In 2012, Red Hat announced a preview of their OpenStack distribution, beginning with the “Essex” release. After another preview release, Red Hat introduced commercial support for OpenStack with the “Grizzly” release, in July 2013.
In July 2013, NASA released an internal audit citing lack of technical progress and other factors as the agency’s primary reason for dropping out as an active developer of the project and instead focus on the use of public clouds. This report is contradicted in part by remarks made by Ames Research Center CIO, Ray Obrien.
In December 2013, Oracle announced it had joined OpenStack as a Sponsor and planned to bring OpenStack to Oracle Solaris, Oracle Linux, and many of its products. It followed by announcing Oracle OpenStack distributions for Oracle Solaris and for Oracle Linux using Icehouse on 24 September 2014.
At the 2014 Interop and Tech Field Day, software-defined networking was demonstrated by Avaya using Shortest path bridging and OpenStack as an automated campus, extending automation from the data center to the end device, removing manual provisioning from service delivery.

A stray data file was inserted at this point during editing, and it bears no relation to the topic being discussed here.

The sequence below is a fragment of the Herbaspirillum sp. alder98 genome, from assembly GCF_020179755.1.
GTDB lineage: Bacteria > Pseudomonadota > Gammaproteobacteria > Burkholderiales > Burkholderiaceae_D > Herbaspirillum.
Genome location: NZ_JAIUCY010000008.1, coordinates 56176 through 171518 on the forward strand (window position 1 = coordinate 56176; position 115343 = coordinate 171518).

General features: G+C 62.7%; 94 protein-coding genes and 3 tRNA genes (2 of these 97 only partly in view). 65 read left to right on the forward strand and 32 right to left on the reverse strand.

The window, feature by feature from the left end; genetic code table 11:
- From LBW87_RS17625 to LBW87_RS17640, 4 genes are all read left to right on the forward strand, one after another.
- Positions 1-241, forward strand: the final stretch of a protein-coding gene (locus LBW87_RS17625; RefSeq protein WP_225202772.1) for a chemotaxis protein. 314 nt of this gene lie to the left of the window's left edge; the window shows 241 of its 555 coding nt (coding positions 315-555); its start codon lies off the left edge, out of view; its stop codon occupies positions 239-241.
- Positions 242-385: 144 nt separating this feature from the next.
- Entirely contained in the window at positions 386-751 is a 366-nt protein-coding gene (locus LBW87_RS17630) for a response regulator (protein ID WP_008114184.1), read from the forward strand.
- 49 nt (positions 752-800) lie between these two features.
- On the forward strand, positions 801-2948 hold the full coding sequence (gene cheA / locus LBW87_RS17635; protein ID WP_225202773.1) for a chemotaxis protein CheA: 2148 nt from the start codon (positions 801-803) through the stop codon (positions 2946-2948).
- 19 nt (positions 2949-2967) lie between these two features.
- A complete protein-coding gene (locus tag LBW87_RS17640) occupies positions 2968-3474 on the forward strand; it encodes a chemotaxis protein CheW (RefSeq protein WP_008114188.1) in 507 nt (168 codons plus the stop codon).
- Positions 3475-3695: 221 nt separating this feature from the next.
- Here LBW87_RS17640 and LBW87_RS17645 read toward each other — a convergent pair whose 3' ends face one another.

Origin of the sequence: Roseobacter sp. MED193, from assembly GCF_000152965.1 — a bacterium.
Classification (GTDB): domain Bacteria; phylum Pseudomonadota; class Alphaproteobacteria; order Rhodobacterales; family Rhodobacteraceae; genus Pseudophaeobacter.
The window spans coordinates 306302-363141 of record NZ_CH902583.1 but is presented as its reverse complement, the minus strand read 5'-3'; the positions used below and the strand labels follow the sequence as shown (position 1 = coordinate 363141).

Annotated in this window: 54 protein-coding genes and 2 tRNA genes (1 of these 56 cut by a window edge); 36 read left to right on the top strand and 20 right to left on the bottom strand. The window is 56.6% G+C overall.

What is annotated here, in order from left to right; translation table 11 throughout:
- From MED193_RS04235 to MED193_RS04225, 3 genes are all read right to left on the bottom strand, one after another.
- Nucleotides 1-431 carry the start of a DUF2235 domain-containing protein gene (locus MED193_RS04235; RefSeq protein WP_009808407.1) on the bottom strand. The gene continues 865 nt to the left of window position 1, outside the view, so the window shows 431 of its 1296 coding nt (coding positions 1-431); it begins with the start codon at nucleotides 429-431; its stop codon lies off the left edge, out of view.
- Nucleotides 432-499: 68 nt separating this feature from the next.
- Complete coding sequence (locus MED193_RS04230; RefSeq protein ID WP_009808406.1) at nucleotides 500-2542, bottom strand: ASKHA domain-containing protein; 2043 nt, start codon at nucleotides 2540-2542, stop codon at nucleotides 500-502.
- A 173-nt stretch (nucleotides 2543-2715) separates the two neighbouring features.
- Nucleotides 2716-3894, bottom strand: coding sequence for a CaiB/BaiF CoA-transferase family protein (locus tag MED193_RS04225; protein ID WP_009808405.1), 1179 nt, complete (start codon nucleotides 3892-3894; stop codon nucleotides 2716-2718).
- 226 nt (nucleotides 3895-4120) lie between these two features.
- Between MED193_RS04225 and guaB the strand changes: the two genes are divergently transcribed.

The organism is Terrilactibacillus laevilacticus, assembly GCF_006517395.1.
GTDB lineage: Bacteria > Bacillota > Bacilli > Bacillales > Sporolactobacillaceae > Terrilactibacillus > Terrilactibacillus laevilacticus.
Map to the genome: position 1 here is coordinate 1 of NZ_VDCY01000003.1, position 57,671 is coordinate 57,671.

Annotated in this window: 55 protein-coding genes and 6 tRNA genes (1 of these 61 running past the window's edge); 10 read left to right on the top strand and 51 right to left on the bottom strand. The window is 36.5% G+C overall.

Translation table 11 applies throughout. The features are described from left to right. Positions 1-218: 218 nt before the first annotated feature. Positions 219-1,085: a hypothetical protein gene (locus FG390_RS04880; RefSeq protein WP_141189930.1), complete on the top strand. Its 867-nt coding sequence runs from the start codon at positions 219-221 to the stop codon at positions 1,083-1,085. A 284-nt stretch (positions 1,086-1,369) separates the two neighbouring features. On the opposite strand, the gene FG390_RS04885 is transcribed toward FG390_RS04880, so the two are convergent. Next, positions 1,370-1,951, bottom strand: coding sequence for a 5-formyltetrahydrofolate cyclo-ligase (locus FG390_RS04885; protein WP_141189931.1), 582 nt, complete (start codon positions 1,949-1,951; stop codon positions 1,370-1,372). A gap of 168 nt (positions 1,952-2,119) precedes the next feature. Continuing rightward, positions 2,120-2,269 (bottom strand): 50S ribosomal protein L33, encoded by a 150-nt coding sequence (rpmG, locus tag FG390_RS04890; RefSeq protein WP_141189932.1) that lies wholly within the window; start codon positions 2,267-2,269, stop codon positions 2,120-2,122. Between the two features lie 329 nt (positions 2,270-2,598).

The OpenStack community collaborates around a six-month, time-based release cycle with frequent development milestones. During the planning phase of each release, the community gathers for an OpenStack Design Summit to facilitate developer working sessions and to assemble plans.
Recent OpenStack Summits have taken place in Austin on 25–29 April 2016, and Barcelona on 25–28 October 2016. Earlier OpenStack Summits have taken place also in Tokyo in October 2015, Vancouver in May 2015, and Paris in November 2014. The summit in May 2014 in Atlanta drew 4,500 attendees — a 50% increase from the Hong Kong summit six months earlier.
OpenStack has a modular architecture with various code names for its components.
OpenStack Compute (Nova) is a cloud computing fabric controller, which is the main part of an IaaS system. It is designed to manage and automate pools of computer resources and can work with widely available virtualization technologies, as well as bare metal and high-performance computing (HPC) configurations. KVM, VMware, and Xen are available choices for hypervisortechnology (virtual machine monitor), together with Hyper-V and Linux container technology such as LXC.
It is written in Python and uses many external libraries such as Eventlet (for concurrent programming), Kombu (for AMQPcommunication), and SQLAlchemy (for database access). Compute’s architecture is designed to scale horizontally on standard hardware with no proprietary hardware or software requirements and provide the ability to integrate with legacy systems and third-party technologies.